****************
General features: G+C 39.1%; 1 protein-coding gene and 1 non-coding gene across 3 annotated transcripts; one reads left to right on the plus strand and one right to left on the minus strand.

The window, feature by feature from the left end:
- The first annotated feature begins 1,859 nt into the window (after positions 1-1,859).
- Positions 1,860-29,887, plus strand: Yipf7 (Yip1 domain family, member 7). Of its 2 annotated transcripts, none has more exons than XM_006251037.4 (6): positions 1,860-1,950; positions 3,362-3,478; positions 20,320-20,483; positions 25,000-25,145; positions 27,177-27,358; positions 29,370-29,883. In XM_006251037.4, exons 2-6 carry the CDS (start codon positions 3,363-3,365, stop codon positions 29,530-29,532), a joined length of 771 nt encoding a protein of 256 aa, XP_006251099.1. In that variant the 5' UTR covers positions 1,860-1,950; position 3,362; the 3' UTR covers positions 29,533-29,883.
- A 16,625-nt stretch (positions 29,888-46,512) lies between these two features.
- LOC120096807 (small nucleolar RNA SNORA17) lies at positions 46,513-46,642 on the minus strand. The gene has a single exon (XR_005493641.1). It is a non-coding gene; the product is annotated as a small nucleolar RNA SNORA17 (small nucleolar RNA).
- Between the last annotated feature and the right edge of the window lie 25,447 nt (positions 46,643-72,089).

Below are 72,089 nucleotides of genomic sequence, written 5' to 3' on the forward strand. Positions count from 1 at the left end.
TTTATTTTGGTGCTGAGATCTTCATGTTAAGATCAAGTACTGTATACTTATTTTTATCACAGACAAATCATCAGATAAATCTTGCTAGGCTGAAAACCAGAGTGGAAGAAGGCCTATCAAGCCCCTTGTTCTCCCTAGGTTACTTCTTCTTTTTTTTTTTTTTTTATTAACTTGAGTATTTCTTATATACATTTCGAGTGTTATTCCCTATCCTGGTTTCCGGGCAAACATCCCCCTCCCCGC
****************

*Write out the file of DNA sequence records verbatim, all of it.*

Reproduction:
General features: G+C 39.1%; 1 protein-coding gene and 1 non-coding gene across 3 annotated transcripts; one reads left to right on the plus strand and one right to left on the minus strand.

The window, feature by feature from the left end:
- The first annotated feature begins 1,859 nt into the window (after positions 1-1,859).
- Positions 1,860-29,887, plus strand: Yipf7 (Yip1 domain family, member 7). Of its 2 annotated transcripts, none has more exons than XM_006251037.4 (6): positions 1,860-1,950; positions 3,362-3,478; positions 20,320-20,483; positions 25,000-25,145; positions 27,177-27,358; positions 29,370-29,883. In XM_006251037.4, exons 2-6 carry the CDS (start codon positions 3,363-3,365, stop codon positions 29,530-29,532), a joined length of 771 nt encoding a protein of 256 aa, XP_006251099.1. In that variant the 5' UTR covers positions 1,860-1,950; position 3,362; the 3' UTR covers positions 29,533-29,883.
- A 16,625-nt stretch (positions 29,888-46,512) lies between these two features.
- LOC120096807 (small nucleolar RNA SNORA17) lies at positions 46,513-46,642 on the minus strand. The gene has a single exon (XR_005493641.1). It is a non-coding gene; the product is annotated as a small nucleolar RNA SNORA17 (small nucleolar RNA).
- Between the last annotated feature and the right edge of the window lie 25,447 nt (positions 46,643-72,089).

Below are 72,089 nucleotides of genomic sequence, written 5' to 3' on the forward strand. Positions count from 1 at the left end.
TTTATTTTGGTGCTGAGATCTTCATGTTAAGATCAAGTACTGTATACTTATTTTTATCACAGACAAATCATCAGATAAATCTTGCTAGGCTGAAAACCAGAGTGGAAGAAGGCCTATCAAGCCCCTTGTTCTCCCTAGGTTACTTCTTCTTTTTTTTTTTTTTTTATTAACTTGAGTATTTCTTATATACATTTCGAGTGTTATTCCCTATCCTGGTTTCCGGGCAAACATCCCCCTCCCCGC